J u s t as w e h a v e explained t h e t h r e e walls a s representing the three places78, the first, second and third persons, we can also explain them as representing the three times, the present, past a n d future. Even through the attention to the present - avoiding all thoughts of past and future - in order to know what is the truth of the present, all thoughts will subside and the 'present' itself will vanish. How? That which happened one moment before now is considered by us to be past, and that which will happen one moment from now is considered to be future. Therefore
7 8 I n the grammar of most language. inclutling Sanskrit, the first pcrson,

'I', the second person, 'you', and the third person, 'he, she, it end so on', are each denominated as a pcrson ( p u r ~ r s h o ) . But i n Tamil grammar these three are termed rcspcctivcly as thc first placc, second placc a n d third placc. Classifying them thus a s placcs is a vcry helpful clue for aspirants. How? is no1 the solc aim of sinccrc aspirants on the path to Reality to transcend inaya a n d to reach ? Brahman, the Suprenlc Thing? How then to cross or transcend i r i a j ~ ~ Time and place arc thc two forcrnost conceptions projcctcd by ~ n a y o . Not even a singlc thought can be forn~cd which is not bound u p with mnyu in the form of these two conceptions, t i ~ n cand placc. Every thought must involvc a past and futurc timc (bccausc each though1 is formed in a moment of tirne. and each moment of time is mcrely a change from past to future) and must also involve an attention to a second or third pcrson. 0 1 1 the other hand, if one tries to form a thought of cithcr the prcsent tiinc or thc first pcrson (that is, if one attends to either of these), all thoughts will ceasc - because the present out of the thrcc timcs and thc first person out of thc three places arc the root-conceptions, and thc important characteristic of thcse two root conceptions is that they lvill disappear, losing their existence, if they arc sought for by being attendcd to. Thus, when this primal time (thc present) and primal place (thc first person) losc their existence, even their source maj7a (which means 'that which docs not exist'), itself vanishes, sincc it has no true existcnce of its own. This is the state transcending rnaj7a, and hcnce thc cvcr-existing, one, whole and unlirnitcd Self alone then shines!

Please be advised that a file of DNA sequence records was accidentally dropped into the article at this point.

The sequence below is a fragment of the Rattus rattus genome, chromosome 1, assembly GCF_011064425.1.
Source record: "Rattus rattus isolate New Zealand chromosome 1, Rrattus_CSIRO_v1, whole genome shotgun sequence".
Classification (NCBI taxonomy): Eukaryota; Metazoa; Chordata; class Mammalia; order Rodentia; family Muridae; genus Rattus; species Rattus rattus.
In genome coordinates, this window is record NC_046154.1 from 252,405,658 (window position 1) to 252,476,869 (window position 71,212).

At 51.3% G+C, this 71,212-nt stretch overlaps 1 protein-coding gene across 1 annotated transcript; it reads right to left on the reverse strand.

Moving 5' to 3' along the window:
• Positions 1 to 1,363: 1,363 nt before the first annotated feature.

The Technique of Self-enquiry

167

without paying attention to any time even one moment before or after this, if we try to know what that one moment is that exists now, then even one millionth of the so-called present moment will be found to be either past or future. If even such subtlest past and future moments are also not attended to and if we try to know what is in between these two, the past and future, we will find that nothing can be found as an exact present. Thus the conception of present time will disappear, being non-existent, a n d the Selfexistence which transcends time and place alone will then survive. "The past and future can exist only with reference to the present, which is daily experienced; they too, while occurring, were and will be the present. Therefore, (among the three times) the present alone exists. Trying to know the past and future without knowing the truth of the present (i.e. its non-existence) is like trying to count without (knowing the value of the unit) one !"
'Ulludhu Nurpadhu', verse 16